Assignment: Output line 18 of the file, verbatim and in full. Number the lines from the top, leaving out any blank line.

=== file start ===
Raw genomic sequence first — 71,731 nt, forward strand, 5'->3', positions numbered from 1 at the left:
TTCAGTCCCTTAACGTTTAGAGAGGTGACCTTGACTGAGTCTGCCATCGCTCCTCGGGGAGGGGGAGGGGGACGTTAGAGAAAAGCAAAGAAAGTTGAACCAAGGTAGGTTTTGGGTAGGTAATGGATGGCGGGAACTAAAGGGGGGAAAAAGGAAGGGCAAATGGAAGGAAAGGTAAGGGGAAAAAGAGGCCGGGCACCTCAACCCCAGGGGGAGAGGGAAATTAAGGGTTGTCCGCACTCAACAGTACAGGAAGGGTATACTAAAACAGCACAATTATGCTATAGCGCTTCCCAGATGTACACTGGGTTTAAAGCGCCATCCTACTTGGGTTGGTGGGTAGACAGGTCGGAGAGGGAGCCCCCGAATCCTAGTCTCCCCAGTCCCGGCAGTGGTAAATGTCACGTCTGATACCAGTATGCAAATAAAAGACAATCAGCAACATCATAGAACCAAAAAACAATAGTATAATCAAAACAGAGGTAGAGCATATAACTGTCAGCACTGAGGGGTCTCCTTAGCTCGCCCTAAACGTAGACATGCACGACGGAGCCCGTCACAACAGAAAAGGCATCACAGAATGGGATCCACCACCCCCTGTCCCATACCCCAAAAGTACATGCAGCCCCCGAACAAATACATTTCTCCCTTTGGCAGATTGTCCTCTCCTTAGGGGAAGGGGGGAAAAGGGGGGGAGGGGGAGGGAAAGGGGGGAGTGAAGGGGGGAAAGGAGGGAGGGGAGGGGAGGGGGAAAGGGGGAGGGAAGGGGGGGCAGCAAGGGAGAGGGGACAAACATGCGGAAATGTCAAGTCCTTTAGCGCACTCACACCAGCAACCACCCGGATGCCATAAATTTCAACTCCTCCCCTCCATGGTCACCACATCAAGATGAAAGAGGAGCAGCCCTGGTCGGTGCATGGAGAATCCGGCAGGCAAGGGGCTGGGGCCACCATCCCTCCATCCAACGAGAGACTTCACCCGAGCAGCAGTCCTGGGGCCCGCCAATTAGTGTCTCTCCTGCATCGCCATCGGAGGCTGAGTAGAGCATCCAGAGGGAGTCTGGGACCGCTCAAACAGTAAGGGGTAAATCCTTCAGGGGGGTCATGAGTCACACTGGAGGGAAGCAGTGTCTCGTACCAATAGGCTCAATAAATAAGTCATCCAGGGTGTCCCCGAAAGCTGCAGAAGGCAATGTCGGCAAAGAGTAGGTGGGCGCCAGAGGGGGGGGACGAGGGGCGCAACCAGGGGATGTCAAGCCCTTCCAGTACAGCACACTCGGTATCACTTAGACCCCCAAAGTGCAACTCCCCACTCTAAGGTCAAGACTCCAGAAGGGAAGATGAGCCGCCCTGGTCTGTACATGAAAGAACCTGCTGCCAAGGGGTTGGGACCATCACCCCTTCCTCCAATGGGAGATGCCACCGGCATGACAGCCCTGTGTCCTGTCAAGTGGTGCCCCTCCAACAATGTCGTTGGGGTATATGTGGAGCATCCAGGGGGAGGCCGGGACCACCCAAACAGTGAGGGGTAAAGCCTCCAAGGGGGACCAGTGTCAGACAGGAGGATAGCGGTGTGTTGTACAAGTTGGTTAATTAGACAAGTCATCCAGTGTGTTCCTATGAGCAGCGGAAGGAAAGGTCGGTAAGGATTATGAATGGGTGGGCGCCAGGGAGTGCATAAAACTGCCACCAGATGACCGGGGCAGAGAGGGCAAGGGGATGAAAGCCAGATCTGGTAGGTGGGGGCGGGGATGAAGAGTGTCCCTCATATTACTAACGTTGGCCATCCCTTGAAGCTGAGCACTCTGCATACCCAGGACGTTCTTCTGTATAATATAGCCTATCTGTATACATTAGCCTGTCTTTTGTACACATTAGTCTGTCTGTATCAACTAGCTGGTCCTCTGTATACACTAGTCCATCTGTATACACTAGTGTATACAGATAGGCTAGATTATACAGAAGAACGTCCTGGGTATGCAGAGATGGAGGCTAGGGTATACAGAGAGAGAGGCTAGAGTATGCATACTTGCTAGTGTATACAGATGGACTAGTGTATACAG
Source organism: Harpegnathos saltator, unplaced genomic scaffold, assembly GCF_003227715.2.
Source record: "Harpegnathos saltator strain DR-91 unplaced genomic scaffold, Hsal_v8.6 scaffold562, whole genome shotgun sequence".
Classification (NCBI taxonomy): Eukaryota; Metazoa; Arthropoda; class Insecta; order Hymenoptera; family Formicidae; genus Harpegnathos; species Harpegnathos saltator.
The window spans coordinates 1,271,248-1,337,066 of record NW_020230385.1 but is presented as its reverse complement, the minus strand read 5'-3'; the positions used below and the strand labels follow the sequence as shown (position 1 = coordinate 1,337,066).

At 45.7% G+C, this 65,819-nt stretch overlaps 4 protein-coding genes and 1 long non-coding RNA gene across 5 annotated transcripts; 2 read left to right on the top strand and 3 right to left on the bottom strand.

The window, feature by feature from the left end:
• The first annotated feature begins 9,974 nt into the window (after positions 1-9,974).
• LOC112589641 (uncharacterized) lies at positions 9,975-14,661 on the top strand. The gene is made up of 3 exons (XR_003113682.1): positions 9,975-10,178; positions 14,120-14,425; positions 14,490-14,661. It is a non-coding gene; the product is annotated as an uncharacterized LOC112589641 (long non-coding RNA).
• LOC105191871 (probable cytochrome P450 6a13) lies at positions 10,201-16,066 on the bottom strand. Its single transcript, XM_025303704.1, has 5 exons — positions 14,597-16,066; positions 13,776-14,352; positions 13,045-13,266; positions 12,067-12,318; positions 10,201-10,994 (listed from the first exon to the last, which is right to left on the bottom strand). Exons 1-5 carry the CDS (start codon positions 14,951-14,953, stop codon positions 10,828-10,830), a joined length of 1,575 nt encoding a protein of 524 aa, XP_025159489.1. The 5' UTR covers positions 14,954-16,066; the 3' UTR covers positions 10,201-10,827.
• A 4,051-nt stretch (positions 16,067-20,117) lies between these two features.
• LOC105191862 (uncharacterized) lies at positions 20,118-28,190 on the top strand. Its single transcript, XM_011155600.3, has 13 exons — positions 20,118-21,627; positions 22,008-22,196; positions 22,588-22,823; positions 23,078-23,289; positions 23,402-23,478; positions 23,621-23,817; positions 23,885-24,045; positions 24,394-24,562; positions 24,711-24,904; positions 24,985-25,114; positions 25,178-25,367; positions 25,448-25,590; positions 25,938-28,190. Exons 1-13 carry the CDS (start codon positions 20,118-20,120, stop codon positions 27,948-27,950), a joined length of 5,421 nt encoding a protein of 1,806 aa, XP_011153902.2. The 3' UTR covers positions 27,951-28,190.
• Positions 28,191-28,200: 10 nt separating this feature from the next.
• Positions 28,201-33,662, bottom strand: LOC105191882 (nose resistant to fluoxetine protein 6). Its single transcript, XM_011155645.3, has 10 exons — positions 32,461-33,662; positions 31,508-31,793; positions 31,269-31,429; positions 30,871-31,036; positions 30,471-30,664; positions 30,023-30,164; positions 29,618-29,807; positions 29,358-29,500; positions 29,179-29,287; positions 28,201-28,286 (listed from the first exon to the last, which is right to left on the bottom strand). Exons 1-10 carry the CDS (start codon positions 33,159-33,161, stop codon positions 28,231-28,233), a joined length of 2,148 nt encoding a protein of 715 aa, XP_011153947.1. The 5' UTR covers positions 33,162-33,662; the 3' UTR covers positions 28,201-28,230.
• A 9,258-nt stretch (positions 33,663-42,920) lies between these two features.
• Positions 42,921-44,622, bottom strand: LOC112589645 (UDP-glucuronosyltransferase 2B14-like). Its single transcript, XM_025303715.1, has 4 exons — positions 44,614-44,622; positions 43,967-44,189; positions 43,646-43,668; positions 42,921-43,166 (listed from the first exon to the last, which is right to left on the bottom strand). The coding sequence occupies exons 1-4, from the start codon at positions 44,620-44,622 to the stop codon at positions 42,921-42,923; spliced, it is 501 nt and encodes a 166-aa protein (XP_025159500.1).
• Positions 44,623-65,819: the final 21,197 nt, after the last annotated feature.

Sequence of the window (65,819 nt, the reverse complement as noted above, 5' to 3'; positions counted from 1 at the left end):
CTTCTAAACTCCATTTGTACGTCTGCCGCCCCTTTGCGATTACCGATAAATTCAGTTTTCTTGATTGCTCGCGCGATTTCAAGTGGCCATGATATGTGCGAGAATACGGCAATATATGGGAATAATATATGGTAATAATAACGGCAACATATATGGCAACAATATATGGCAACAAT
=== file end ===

• Positions 44,623-65,819: the final 21,197 nt, after the last annotated feature.